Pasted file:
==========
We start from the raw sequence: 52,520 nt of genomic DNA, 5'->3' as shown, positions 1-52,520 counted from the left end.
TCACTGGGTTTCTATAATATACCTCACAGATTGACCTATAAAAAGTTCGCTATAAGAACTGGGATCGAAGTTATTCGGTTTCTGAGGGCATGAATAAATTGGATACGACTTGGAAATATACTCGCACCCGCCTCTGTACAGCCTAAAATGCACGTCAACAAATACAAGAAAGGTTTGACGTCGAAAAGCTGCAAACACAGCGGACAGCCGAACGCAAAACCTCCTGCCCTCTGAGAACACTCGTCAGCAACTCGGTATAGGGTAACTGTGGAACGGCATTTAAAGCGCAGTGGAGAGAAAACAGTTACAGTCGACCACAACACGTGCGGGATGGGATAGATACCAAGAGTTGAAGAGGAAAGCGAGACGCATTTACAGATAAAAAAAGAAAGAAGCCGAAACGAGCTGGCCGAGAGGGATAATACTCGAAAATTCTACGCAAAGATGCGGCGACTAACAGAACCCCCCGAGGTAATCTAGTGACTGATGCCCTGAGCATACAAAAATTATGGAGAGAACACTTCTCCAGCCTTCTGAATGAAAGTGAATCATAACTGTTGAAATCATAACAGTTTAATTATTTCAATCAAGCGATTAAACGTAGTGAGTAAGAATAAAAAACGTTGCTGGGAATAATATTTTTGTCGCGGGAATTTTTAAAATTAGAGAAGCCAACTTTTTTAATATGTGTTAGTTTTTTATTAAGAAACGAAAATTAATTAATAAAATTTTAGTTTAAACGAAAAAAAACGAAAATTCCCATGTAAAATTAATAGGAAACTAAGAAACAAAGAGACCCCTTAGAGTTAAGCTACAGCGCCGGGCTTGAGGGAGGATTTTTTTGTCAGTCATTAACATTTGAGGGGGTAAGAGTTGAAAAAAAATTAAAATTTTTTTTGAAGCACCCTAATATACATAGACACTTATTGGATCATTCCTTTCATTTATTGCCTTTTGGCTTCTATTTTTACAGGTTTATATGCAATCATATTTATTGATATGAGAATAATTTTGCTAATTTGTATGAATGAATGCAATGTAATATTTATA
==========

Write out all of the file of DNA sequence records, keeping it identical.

We start from the raw sequence: 52,520 nt of genomic DNA, 5'->3' as shown, positions 1-52,520 counted from the left end.
TCACTGGGTTTCTATAATATACCTCACAGATTGACCTATAAAAAGTTCGCTATAAGAACTGGGATCGAAGTTATTCGGTTTCTGAGGGCATGAATAAATTGGATACGACTTGGAAATATACTCGCACCCGCCTCTGTACAGCCTAAAATGCACGTCAACAAATACAAGAAAGGTTTGACGTCGAAAAGCTGCAAACACAGCGGACAGCCGAACGCAAAACCTCCTGCCCTCTGAGAACACTCGTCAGCAACTCGGTATAGGGTAACTGTGGAACGGCATTTAAAGCGCAGTGGAGAGAAAACAGTTACAGTCGACCACAACACGTGCGGGATGGGATAGATACCAAGAGTTGAAGAGGAAAGCGAGACGCATTTACAGATAAAAAAAGAAAGAAGCCGAAACGAGCTGGCCGAGAGGGATAATACTCGAAAATTCTACGCAAAGATGCGGCGACTAACAGAACCCCCCGAGGTAATCTAGTGACTGATGCCCTGAGCATACAAAAATTATGGAGAGAACACTTCTCCAGCCTTCTGAATGAAAGTGAATCATAACTGTTGAAATCATAACAGTTTAATTATTTCAATCAAGCGATTAAACGTAGTGAGTAAGAATAAAAAACGTTGCTGGGAATAATATTTTTGTCGCGGGAATTTTTAAAATTAGAGAAGCCAACTTTTTTAATATGTGTTAGTTTTTTATTAAGAAACGAAAATTAATTAATAAAATTTTAGTTTAAACGAAAAAAAACGAAAATTCCCATGTAAAATTAATAGGAAACTAAGAAACAAAGAGACCCCTTAGAGTTAAGCTACAGCGCCGGGCTTGAGGGAGGATTTTTTTGTCAGTCATTAACATTTGAGGGGGTAAGAGTTGAAAAAAAATTAAAATTTTTTTTGAAGCACCCTAATATACATAGACACTTATTGGATCATTCCTTTCATTTATTGCCTTTTGGCTTCTATTTTTACAGGTTTATATGCAATCATATTTATTGATATGAGAATAATTTTGCTAATTTGTATGAATGAATGCAATGTAATATTTATA